• Have a website and collect customers’ e-mails. Send out weekly product updates, post recipes and nutritional information, and enable customers to purchase online.
  • Remember your customers shop at farmers’ markets because they are looking for special tastes that can only be grown locally and fresh produce that is picked at its peak to be sold at its most desirable stage and flavor.
  • Local farmers have the advantage of a quick field-to-market trip for their products, so they don’t have to pick produce green for shipping. Growers should offer a range of products and have a core product of reliable varieties that produce well in their area. These products should include varieties the local consumers are familiar with and prefer. Fulfill these expectations. 

Check what’s selling

We chose our current markets because we were impressed with the vendors and their products. The produce and baked goods were appealing, the displays were attractive, and there was a lot of diversity among the producers. The markets were also located in popular and affluent areas. Prices stay at a premium all summer, fall and winter, and sellers are encouraged to stay within 20 percent of each vendor’s prices.

A popular feature at the markets is the variety of baked goods. If you have the gumption to bake, you will generally find eager buyers. We have conventional bakers selling cookies and cakes using refined flours and sugars, and we have holistic bakers who use freshly ground flours, cold-pressed oils and natural sweeteners. Both do well. Many of the bakers e-mail customers with weekly updates, then deliver their “paid-for products” to the market.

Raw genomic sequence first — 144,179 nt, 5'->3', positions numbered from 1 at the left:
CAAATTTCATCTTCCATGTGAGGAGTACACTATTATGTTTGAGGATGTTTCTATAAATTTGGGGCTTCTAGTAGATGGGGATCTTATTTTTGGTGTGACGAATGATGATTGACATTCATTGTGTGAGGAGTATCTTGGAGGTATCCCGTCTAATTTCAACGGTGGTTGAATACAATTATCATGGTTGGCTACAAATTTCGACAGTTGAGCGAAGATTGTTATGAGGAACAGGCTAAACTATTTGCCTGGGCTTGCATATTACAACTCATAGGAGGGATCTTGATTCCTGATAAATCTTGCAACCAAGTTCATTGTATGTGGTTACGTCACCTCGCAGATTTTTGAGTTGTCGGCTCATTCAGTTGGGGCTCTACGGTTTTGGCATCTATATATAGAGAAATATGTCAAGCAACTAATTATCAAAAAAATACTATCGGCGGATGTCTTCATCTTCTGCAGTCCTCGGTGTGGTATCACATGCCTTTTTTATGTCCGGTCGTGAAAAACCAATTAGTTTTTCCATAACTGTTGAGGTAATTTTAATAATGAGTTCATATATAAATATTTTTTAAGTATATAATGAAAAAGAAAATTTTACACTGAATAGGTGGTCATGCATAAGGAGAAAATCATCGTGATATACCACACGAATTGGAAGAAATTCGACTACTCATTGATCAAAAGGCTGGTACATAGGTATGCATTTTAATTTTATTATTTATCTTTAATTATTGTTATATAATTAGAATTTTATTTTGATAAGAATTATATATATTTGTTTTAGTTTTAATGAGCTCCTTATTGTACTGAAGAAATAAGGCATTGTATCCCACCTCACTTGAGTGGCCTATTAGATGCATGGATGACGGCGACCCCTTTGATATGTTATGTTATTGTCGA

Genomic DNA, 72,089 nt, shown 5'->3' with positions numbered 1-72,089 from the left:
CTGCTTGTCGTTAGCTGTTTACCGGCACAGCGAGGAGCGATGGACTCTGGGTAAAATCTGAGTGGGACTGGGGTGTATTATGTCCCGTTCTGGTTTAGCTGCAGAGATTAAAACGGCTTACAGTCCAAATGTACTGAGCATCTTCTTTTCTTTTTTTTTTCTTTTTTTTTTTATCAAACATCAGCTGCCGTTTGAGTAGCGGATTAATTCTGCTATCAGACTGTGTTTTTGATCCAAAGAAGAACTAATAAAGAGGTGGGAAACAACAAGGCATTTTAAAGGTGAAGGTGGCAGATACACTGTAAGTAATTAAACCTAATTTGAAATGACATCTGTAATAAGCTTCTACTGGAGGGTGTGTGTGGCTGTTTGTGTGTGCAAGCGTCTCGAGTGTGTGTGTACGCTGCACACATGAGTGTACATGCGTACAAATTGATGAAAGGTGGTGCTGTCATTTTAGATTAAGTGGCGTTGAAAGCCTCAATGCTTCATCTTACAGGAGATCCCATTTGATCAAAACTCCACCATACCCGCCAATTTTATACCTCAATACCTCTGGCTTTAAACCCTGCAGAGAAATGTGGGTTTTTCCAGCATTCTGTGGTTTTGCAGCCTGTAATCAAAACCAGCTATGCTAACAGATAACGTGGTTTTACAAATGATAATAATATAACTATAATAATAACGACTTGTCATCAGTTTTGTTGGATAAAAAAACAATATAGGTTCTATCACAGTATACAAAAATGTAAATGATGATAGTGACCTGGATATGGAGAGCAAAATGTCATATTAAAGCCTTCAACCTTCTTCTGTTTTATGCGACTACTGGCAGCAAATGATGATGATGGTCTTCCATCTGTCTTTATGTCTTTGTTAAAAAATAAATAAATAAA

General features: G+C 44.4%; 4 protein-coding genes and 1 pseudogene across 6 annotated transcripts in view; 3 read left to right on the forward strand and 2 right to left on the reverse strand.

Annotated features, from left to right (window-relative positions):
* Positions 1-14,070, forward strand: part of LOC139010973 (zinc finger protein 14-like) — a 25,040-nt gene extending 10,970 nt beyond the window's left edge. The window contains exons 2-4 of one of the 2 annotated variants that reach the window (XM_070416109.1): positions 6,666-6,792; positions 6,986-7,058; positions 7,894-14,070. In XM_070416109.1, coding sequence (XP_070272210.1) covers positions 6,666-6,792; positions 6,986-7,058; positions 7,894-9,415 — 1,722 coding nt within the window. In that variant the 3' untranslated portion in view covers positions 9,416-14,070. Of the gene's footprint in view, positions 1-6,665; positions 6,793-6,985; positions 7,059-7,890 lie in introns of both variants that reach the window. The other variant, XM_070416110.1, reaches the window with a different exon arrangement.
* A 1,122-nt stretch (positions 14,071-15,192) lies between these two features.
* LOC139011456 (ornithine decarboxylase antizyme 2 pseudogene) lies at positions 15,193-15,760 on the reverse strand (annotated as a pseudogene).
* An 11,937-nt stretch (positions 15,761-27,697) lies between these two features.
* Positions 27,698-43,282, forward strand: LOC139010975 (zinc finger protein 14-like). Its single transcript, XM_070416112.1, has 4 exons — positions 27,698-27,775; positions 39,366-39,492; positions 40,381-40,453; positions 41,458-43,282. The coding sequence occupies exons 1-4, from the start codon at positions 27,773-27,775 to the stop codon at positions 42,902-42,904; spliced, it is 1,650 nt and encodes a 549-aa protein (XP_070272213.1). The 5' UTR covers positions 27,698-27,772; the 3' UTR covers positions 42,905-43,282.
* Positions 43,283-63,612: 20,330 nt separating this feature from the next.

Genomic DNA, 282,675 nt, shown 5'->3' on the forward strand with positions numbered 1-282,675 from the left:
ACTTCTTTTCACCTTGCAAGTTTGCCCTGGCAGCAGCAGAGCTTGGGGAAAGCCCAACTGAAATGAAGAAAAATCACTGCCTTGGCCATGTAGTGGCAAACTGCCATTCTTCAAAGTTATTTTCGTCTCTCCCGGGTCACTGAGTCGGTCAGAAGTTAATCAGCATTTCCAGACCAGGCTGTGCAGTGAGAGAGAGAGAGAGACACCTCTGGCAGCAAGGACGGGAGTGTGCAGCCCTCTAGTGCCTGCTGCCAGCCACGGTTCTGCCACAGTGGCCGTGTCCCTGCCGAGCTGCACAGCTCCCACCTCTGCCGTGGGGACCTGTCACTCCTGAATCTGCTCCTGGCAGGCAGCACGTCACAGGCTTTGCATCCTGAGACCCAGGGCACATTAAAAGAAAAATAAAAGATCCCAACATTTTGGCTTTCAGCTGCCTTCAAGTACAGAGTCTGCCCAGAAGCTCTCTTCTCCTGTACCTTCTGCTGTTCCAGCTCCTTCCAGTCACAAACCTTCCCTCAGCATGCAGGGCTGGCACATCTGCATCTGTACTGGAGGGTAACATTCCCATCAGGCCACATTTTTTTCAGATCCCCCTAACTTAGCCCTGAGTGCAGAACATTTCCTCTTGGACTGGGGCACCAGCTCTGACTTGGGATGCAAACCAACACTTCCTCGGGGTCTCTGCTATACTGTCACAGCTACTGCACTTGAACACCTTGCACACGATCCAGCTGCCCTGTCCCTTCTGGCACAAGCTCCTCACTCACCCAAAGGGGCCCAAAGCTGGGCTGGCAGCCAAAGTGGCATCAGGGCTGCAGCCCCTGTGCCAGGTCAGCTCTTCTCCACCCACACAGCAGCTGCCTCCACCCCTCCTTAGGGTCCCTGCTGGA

Baked goods and locally grown produce would be an incredible combination. This would take more work on the production end, but would hold a great attraction to customers. I have not seen this combination yet. We may network with other bakers and sell their products along with our vegetables. The main obstacle in doing so is that most farmers’ markets want producers to only sell what they themselves grow and make to protect the integrity and quality of the products offered.

Remember to sell what is familiar to your area. To find old food favorites, ask local people and acquaintances. In our area, purple hull peas are a big seller. For some reason, not too many people grow them, but many consumers have fond memories of these peas and eagerly purchase them. Local people are also partial to certain green beans, like half runners, and turn their nose up at anything else. New foods are an interesting feature, but make sure you know what the old favorites are, too. Suitable varieties can be determined by consulting with local extension agents, area growers and potential customers.

Closely observe your customer traffic. The downtown market crowd is generally more interested in grabbing an interesting sandwich, pastry, trail mix or a few tomatoes as opposed to perishable items like salad mix or heavy foods like watermelon. Other markets may cater to families and retired couples where traditional garden foods like beans, tomatoes, squash, melons and corn are good sellers. Students and young professionals seem to like the salad mixes, arugula, specialty eggplants, Asian greens, pastries, breads, exotic cheese, and pasture-raised beef and eggs.